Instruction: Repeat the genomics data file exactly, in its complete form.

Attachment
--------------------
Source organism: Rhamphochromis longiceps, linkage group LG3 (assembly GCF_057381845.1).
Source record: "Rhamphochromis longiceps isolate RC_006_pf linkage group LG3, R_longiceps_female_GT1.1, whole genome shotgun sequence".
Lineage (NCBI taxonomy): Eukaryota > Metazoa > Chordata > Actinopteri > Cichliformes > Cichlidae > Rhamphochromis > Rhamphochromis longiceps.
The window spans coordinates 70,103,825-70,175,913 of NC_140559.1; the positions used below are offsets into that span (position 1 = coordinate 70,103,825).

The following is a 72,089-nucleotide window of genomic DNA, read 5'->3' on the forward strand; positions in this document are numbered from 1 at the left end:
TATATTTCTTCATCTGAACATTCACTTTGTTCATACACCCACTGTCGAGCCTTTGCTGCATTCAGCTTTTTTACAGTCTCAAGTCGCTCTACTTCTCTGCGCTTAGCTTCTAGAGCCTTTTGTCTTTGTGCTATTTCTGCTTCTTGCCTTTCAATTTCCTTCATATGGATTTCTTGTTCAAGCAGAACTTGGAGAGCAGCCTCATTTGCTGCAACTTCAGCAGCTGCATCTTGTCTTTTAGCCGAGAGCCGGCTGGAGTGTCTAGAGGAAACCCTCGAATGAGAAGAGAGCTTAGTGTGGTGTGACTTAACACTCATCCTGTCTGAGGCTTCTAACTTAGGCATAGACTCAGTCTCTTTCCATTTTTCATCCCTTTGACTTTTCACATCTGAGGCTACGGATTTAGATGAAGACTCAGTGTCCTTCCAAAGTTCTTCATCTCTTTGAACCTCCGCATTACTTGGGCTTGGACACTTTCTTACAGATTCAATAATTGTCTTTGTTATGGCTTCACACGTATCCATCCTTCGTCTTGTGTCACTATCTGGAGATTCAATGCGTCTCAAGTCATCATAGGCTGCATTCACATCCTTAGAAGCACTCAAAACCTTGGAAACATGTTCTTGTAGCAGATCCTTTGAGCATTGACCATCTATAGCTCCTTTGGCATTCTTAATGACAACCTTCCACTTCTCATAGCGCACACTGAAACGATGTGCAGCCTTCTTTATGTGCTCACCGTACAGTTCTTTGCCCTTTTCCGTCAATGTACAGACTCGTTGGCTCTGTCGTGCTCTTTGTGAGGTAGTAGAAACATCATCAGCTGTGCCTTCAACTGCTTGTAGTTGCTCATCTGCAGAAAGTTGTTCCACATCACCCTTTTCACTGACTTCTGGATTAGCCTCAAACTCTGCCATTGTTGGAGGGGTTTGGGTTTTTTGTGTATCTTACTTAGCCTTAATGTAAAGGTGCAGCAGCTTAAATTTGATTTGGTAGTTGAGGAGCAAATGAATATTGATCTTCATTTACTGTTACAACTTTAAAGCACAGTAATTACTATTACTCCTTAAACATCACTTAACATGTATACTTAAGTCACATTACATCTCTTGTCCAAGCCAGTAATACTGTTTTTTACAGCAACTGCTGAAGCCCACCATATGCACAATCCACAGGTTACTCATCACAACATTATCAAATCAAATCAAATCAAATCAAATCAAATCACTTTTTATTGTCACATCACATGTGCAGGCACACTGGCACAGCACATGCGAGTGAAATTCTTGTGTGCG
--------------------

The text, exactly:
Source organism: Rhamphochromis longiceps, linkage group LG3 (assembly GCF_057381845.1).
Source record: "Rhamphochromis longiceps isolate RC_006_pf linkage group LG3, R_longiceps_female_GT1.1, whole genome shotgun sequence".
Lineage (NCBI taxonomy): Eukaryota > Metazoa > Chordata > Actinopteri > Cichliformes > Cichlidae > Rhamphochromis > Rhamphochromis longiceps.
The window spans coordinates 70,103,825-70,175,913 of NC_140559.1; the positions used below are offsets into that span (position 1 = coordinate 70,103,825).

The following is a 72,089-nucleotide window of genomic DNA, read 5'->3' on the forward strand; positions in this document are numbered from 1 at the left end:
TATATTTCTTCATCTGAACATTCACTTTGTTCATACACCCACTGTCGAGCCTTTGCTGCATTCAGCTTTTTTACAGTCTCAAGTCGCTCTACTTCTCTGCGCTTAGCTTCTAGAGCCTTTTGTCTTTGTGCTATTTCTGCTTCTTGCCTTTCAATTTCCTTCATATGGATTTCTTGTTCAAGCAGAACTTGGAGAGCAGCCTCATTTGCTGCAACTTCAGCAGCTGCATCTTGTCTTTTAGCCGAGAGCCGGCTGGAGTGTCTAGAGGAAACCCTCGAATGAGAAGAGAGCTTAGTGTGGTGTGACTTAACACTCATCCTGTCTGAGGCTTCTAACTTAGGCATAGACTCAGTCTCTTTCCATTTTTCATCCCTTTGACTTTTCACATCTGAGGCTACGGATTTAGATGAAGACTCAGTGTCCTTCCAAAGTTCTTCATCTCTTTGAACCTCCGCATTACTTGGGCTTGGACACTTTCTTACAGATTCAATAATTGTCTTTGTTATGGCTTCACACGTATCCATCCTTCGTCTTGTGTCACTATCTGGAGATTCAATGCGTCTCAAGTCATCATAGGCTGCATTCACATCCTTAGAAGCACTCAAAACCTTGGAAACATGTTCTTGTAGCAGATCCTTTGAGCATTGACCATCTATAGCTCCTTTGGCATTCTTAATGACAACCTTCCACTTCTCATAGCGCACACTGAAACGATGTGCAGCCTTCTTTATGTGCTCACCGTACAGTTCTTTGCCCTTTTCCGTCAATGTACAGACTCGTTGGCTCTGTCGTGCTCTTTGTGAGGTAGTAGAAACATCATCAGCTGTGCCTTCAACTGCTTGTAGTTGCTCATCTGCAGAAAGTTGTTCCACATCACCCTTTTCACTGACTTCTGGATTAGCCTCAAACTCTGCCATTGTTGGAGGGGTTTGGGTTTTTTGTGTATCTTACTTAGCCTTAATGTAAAGGTGCAGCAGCTTAAATTTGATTTGGTAGTTGAGGAGCAAATGAATATTGATCTTCATTTACTGTTACAACTTTAAAGCACAGTAATTACTATTACTCCTTAAACATCACTTAACATGTATACTTAAGTCACATTACATCTCTTGTCCAAGCCAGTAATACTGTTTTTTACAGCAACTGCTGAAGCCCACCATATGCACAATCCACAGGTTACTCATCACAACATTATCAAATCAAATCAAATCAAATCAAATCAAATCACTTTTTATTGTCACATCACATGTGCAGGCACACTGGCACAGCACATGCGAGTGAAATTCTTGTGTGCG